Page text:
[Resource Topic] 2016/116: Interactive Oracle Proofs

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Interactive Oracle Proofs

Authors: Eli Ben-Sasson, Alessandro Chiesa, Nicholas Spooner


We initiate the study of a proof system model that naturally combines two well-known models: interactive proofs (IPs) and probabilistically-checkable proofs (PCPs). An interactive oracle proof (IOP) is an interactive proof in which the verifier is not required to read the prover’s messages in their entirety; rather, the verifier has oracle access to the prover’s messages, and may probabilistically query them. IOPs simultaneously generalize IPs and PCPs. Thus, IOPs retain the expressiveness of PCPs, capturing NEXP rather than only PSPACE, and also the flexibility of IPs, allowing multiple rounds of communication with the prover. These degrees of freedom allow for more efficient “PCP-like” interactive protocols, because the prover does not have to compute the parts of a PCP that are not requested by the verifier. As a first investigation into IOPs, we offer two main technical contributions. First, we give a compiler that maps any public-coin IOP into a non-interactive proof in the random oracle model. We prove that the soundness of the resulting proof is tightly characterized by the soundness of the IOP against state restoration attacks, a class of rewinding attacks on the IOP verifier. Our compiler preserves zero knowledge, proof of knowledge, and time complexity of the underlying IOP. As an application, we obtain blackbox unconditional ZK proofs in the random oracle model with quasilinear prover and polylogarithmic verifier, improving on the result of Ishai et al.\ (2015). Second, we study the notion of state-restoration soundness of an IOP: we prove tight upper and lower bounds in terms of the IOP’s (standard) soundness and round complexity; and describe a simple adversarial strategy that is optimal across all state restoration attacks. Our compiler can be viewed as a generalization of the Fiat–Shamir paradigm for public-coin IPs (CRYPTO~'86), and of the “CS proof” constructions of Micali (FOCS~'94) and Valiant (TCC~'08) for PCPs. Our analysis of the compiler gives, in particular, a unified understanding of all of these constructions, and also motivates the study of state restoration attacks, not only for IOPs, but also for IPs and PCPs.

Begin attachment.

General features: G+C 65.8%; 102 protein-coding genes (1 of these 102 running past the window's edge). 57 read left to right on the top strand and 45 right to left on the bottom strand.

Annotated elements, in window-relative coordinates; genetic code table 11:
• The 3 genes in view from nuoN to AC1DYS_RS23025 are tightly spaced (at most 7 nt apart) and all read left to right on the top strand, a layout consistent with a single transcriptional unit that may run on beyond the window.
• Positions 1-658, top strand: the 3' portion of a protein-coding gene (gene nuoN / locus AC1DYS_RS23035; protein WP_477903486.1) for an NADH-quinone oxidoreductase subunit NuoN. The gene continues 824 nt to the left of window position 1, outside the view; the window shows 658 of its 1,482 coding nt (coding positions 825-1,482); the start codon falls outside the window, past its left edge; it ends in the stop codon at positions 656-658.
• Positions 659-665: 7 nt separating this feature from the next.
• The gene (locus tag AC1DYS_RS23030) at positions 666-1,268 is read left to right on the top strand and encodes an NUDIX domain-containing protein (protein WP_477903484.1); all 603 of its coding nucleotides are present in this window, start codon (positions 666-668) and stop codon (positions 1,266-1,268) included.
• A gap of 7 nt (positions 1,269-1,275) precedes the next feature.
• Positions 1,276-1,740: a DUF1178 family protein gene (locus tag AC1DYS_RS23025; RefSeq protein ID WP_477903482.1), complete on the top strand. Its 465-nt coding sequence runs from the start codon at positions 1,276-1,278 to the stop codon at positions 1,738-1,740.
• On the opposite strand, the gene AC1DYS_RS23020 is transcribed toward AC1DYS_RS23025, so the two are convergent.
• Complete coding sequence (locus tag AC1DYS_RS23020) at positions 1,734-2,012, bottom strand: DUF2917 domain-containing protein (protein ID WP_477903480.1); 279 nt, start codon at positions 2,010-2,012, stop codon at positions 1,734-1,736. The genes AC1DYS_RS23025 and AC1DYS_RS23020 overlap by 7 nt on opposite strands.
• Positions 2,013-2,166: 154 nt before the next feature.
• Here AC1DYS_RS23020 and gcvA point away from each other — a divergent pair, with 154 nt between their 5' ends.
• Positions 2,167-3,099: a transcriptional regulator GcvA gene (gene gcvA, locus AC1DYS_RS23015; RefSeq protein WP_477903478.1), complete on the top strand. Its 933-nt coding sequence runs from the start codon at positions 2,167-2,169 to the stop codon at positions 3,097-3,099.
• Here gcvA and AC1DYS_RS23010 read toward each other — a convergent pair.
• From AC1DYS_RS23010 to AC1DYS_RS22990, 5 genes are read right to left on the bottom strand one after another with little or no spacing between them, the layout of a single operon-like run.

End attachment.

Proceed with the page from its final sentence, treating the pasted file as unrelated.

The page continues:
ePrint: https://eprint.iacr.org/2016/116

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